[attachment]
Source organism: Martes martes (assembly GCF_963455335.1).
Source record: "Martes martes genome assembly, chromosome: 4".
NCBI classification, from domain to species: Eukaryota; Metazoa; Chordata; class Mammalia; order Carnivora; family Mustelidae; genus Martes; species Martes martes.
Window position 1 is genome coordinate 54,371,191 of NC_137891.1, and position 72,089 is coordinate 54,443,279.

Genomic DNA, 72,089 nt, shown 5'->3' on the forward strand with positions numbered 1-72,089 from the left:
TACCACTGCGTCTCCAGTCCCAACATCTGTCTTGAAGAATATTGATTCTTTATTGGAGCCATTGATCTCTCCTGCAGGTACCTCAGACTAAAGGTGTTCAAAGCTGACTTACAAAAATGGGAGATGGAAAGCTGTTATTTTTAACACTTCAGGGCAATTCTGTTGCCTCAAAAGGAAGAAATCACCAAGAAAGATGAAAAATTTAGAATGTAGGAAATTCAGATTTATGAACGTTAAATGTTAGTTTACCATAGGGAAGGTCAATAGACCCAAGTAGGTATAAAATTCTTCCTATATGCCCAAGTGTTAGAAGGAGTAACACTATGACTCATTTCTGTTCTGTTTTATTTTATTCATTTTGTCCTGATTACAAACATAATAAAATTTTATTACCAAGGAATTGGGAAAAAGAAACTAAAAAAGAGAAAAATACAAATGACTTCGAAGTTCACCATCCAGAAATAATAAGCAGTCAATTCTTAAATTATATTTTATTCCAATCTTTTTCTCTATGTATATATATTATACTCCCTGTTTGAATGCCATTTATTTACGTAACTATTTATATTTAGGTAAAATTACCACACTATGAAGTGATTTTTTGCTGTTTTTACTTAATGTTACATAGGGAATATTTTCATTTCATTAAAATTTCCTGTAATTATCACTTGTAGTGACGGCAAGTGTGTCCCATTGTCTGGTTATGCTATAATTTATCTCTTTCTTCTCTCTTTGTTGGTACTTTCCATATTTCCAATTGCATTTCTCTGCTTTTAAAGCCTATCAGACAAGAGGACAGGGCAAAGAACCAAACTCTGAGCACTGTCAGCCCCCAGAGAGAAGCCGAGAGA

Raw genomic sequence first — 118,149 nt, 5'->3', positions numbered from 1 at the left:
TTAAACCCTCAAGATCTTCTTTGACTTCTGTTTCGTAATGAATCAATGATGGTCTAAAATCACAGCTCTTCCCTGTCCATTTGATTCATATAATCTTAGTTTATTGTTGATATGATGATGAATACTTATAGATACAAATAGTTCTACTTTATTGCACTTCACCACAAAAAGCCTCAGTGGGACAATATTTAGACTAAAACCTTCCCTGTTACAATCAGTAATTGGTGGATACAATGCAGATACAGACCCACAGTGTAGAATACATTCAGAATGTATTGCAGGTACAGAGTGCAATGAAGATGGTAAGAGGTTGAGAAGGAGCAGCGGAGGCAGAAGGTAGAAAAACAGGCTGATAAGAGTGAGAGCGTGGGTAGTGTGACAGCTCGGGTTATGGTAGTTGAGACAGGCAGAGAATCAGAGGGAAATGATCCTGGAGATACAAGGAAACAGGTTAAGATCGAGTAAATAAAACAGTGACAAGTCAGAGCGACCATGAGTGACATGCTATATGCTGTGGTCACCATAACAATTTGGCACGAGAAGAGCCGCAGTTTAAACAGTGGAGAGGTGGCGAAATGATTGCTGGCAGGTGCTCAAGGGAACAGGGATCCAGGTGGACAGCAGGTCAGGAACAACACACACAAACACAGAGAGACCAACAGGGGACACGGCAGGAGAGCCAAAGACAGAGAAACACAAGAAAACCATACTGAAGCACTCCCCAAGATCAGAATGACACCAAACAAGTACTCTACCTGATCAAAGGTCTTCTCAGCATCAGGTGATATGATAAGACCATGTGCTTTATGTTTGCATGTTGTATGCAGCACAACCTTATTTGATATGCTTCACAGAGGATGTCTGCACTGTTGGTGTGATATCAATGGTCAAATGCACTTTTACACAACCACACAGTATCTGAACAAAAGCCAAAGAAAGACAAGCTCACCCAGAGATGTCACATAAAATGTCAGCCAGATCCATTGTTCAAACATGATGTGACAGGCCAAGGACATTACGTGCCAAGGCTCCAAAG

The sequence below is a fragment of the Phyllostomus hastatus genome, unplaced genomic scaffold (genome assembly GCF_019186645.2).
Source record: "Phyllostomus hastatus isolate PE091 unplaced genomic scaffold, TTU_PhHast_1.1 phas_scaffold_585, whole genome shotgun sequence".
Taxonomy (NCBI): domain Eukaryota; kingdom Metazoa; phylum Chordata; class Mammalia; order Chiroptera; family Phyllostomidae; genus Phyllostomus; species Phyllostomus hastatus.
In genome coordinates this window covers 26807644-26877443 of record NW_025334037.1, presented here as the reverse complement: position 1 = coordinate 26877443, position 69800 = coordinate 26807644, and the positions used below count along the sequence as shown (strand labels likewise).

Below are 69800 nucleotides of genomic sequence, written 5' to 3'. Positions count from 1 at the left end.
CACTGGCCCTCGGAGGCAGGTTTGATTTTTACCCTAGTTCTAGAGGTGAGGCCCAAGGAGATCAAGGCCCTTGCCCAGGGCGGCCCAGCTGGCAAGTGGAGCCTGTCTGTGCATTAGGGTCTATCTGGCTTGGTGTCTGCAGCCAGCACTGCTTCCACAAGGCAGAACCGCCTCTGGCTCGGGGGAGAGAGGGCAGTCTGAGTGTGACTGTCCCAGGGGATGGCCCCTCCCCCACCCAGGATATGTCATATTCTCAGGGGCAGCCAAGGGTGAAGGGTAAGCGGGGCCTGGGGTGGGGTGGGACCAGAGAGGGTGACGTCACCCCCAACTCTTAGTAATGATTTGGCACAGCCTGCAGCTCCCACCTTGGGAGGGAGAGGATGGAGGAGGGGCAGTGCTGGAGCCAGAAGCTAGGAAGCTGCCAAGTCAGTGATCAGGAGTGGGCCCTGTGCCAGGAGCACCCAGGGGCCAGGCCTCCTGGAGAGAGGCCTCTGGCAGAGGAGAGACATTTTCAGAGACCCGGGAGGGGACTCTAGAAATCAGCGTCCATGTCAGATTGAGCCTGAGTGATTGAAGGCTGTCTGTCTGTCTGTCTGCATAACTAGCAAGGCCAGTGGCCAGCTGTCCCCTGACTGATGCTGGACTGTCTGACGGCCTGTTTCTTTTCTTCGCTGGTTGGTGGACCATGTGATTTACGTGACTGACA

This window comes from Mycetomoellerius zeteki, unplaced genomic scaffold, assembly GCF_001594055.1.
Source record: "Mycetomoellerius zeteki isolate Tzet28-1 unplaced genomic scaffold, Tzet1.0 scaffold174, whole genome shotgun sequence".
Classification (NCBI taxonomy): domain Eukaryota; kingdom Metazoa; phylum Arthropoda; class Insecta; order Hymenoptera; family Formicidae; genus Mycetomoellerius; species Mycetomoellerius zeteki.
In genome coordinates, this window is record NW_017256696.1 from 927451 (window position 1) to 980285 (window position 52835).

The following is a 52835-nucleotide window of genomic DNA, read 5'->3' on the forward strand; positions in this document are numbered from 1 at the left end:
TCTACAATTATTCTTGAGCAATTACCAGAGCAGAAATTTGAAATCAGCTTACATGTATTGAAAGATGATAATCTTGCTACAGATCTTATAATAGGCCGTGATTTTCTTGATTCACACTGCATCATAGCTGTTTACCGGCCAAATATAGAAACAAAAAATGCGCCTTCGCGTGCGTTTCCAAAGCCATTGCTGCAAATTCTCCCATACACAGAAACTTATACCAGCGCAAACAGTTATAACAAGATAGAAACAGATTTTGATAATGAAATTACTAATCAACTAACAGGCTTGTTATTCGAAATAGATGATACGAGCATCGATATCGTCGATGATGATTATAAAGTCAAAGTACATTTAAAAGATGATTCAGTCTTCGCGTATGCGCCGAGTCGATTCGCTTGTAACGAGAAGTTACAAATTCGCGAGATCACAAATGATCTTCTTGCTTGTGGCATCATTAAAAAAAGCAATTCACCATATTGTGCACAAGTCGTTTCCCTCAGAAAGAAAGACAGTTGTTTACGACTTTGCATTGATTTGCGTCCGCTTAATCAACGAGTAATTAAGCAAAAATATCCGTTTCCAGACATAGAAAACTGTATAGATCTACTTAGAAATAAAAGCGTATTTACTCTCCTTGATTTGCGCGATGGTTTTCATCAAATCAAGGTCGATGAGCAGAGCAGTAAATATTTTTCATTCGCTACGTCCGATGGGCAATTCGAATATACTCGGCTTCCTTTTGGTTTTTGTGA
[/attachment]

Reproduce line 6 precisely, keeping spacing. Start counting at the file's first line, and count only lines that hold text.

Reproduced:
TACCACTGCGTCTCCAGTCCCAACATCTGTCTTGAAGAATATTGATTCTTTATTGGAGCCATTGATCTCTCCTGCAGGTACCTCAGACTAAAGGTGTTCAAAGCTGACTTACAAAAATGGGAGATGGAAAGCTGTTATTTTTAACACTTCAGGGCAATTCTGTTGCCTCAAAAGGAAGAAATCACCAAGAAAGATGAAAAATTTAGAATGTAGGAAATTCAGATTTATGAACGTTAAATGTTAGTTTACCATAGGGAAGGTCAATAGACCCAAGTAGGTATAAAATTCTTCCTATATGCCCAAGTGTTAGAAGGAGTAACACTATGACTCATTTCTGTTCTGTTTTATTTTATTCATTTTGTCCTGATTACAAACATAATAAAATTTTATTACCAAGGAATTGGGAAAAAGAAACTAAAAAAGAGAAAAATACAAATGACTTCGAAGTTCACCATCCAGAAATAATAAGCAGTCAATTCTTAAATTATATTTTATTCCAATCTTTTTCTCTATGTATATATATTATACTCCCTGTTTGAATGCCATTTATTTACGTAACTATTTATATTTAGGTAAAATTACCACACTATGAAGTGATTTTTTGCTGTTTTTACTTAATGTTACATAGGGAATATTTTCATTTCATTAAAATTTCCTGTAATTATCACTTGTAGTGACGGCAAGTGTGTCCCATTGTCTGGTTATGCTATAATTTATCTCTTTCTTCTCTCTTTGTTGGTACTTTCCATATTTCCAATTGCATTTCTCTGCTTTTAAAGCCTATCAGACAAGAGGACAGGGCAAAGAACCAAACTCTGAGCACTGTCAGCCCCCAGAGAGAAGCCGAGAGA